Interviewer Jim Hemphill is a longstanding contributor to American Cinematographer and has conducted numerous live discussions at the ASC Clubhouse. He is the award-winning screenwriter and director of the romantic drama The Trouble with the Truth. After receiving his BFA from Columbia College in Chicago and his graduate degree from the film school at USC, Hemphill began his career by writing and directing the micro-budget horror movie Bad Reputation. He is also a film historian whose essays have appeared in the Chicago Reader, Film Comment, Film Quarterly, Moviemaker and other outlets. He is a researcher and interviewer for the Academy of Motion Picture Arts & Sciences Visual History Project, and has contributed audio commentaries to DVD releases of many titles. Hemphill also the author of Focal Point, a regular column on directing for Filmmaker Magazine.
Karl-Walter Lindenlaub, ASC, BVK and Roi Vissel interviewed by David E. Williams
Discussing his camerawork in the National Geographic TV science series Cosmos: Possible Worlds, hosted by Neil deGrasse Tyson, Karl-Walter Lindenlaub, ASC, BVK details his approach to a complex, global production. Lindenlaub’s extensive credits include such complex science-fiction and fantasy features as Stargate, Independence Day and The Chronicles of Narnia: Prince Caspian, as well as dramatic projects including Rob Roy, Red Corner, Black Book and Driven.
The cinematographer is joined for this interview by his DIT and pre-production assistant on the project, Roi Vissel, and American Cinematographer associate publisher and web manager David E. Williams.
Jeff Cronenweth, ASC interviewed by Rodrigo Prieto, ASC, AMC
The show is loosely based on the book of the same title by Swedish artist Simon Stålenhag, which was designed as an alternate-reality take on childhood nostalgia. Its protagonist reflects on growing up during the 1980s in the small, country town of Mälaröarna, where work on a gigantic, underground particle accelerator nicknamed “the Loop” is responsible for littering the landscape with giant robots and rusted, decaying industrial machinery.
You’ll find our feature story on the making of Tales from the Loop here.
M. Night Shyamalan and Mike Gioulakis interviewed by Lawrence Sher, ASC
In this new Clubhouse Conversations series video, interviewer Lawrence Sher, ASC talks to executive producer-director M. Night Shyamalan and cinematographer Mike Gioulakis about their collaboration on the haunting Apple TV+ series.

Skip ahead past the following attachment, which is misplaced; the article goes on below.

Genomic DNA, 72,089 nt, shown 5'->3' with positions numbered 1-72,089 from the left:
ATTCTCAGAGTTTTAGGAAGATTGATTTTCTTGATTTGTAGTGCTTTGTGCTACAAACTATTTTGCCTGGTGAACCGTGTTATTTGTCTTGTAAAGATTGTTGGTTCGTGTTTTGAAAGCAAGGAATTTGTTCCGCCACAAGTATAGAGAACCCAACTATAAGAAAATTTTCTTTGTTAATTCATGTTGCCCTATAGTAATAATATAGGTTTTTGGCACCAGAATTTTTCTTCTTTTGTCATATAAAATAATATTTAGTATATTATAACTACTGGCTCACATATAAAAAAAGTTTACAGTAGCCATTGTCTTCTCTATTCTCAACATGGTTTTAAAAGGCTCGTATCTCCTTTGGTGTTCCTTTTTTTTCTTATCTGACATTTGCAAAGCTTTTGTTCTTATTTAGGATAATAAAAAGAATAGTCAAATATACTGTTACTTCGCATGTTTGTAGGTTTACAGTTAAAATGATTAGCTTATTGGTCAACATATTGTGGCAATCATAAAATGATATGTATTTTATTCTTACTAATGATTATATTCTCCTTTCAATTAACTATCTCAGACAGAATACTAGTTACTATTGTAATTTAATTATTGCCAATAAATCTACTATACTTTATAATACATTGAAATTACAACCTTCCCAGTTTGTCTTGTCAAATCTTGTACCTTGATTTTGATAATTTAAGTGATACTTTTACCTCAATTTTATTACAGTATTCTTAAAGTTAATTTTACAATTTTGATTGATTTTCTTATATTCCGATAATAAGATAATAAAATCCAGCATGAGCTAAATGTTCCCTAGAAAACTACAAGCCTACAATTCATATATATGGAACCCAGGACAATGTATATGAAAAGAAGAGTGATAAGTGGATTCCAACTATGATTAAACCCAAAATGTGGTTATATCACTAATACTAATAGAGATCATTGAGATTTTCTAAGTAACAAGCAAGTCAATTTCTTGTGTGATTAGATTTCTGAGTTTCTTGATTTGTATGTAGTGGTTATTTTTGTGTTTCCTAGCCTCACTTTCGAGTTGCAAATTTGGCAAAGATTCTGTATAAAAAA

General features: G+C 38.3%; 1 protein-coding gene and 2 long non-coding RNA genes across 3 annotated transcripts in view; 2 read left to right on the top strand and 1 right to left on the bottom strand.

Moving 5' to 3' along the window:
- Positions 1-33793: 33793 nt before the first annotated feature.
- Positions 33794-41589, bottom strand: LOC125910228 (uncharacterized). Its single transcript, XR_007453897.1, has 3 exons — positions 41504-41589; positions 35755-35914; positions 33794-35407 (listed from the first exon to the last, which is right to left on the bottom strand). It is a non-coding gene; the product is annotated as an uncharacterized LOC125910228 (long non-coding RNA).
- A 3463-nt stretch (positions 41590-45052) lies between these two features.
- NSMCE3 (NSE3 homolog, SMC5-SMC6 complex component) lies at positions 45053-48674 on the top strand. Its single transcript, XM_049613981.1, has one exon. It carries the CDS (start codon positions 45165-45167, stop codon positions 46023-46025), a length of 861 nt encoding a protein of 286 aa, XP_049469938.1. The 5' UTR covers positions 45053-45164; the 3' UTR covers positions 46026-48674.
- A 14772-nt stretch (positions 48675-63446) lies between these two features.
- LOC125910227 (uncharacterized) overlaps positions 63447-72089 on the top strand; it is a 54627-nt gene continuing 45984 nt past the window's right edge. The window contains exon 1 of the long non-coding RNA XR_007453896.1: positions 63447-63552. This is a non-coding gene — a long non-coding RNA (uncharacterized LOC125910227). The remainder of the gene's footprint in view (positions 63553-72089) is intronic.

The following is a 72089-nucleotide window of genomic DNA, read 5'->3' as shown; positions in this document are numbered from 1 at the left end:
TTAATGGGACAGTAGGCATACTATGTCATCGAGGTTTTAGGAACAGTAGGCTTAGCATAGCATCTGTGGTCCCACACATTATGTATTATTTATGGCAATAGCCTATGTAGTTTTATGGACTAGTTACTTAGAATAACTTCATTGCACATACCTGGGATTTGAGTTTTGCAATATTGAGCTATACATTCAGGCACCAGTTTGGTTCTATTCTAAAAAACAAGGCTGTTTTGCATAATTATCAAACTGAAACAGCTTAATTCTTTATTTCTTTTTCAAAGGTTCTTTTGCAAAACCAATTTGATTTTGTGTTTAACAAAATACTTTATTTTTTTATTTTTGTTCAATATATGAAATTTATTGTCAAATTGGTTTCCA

In Servant, a bereaved young couple, Sean and Dorothy Turner (played by Toby Kebbell and Lauren Ambrose), hire a mysterious nanny, Leanne (Nell Tiger Free) to sit for their baby boy — which is actually a doll that has taken the place of their recently deceased son, Jericho. Suspense ensues as tensions and suspicions mount.
Shyamalan built his career as a writer-director on depicting relatable people in unsettling situations. As a student at NYU, the filmmaker made his first feature, Praying with Anger (1992). After gaining attention with his follow-up, Wide Awake, he wrote and directed the paranormal drama The Sixth Sense — which earned six Academy Award nominations, including Best Picture Screenplay and Director. He followed this success with the films Unbreakable, Signs, Lady in the Water and The Village. Most recently, Shyamalan directed the features Split and Glass — sequels to Unbreakable — and two episodes of Servant.
Gioulakis earned his BFA at Florida State University and gained experience behind the cameras by shooting music videos and shorts while also working as a gaffer on feature films commercials. After moving to Los Angeles and focusing on television work for a time, he got the opportunity to shoot the feature John Dies at the End, which screened at the 2012 Sundance Film Festival. This led to shooting the features Bad Fever, Pearlblossom Hwy and the breakthrough horror hit It Follows. This brought Gioulakis to the attention of Shyamalan, for whom he shot the suspenseful drama Split and the follow-up Glass. The cinematographer’s other credits include Lake Los Angeles, California Dreams and Under the Silver Lake, as well as director Jordan Peele’s Us.
Servant was photographed using Arri Alexa LF cameras (4.5K, open gate, ArriRaw) and Panavision Primo 70 lenses. Dailies and finishing work was done at Technicolor. Supervising digital colorist Michael Hatzer previously worked with Gioulakis on Split, Glass and Us.
Sher, Oscar and ASC Award-nominated this past year for his cinematography in Joker, has also shot the features Kissing Jessica Stein, Garden State, Paul, Due Date, War Dogs, Godzilla: King of the Monsters and the Hangover trilogy.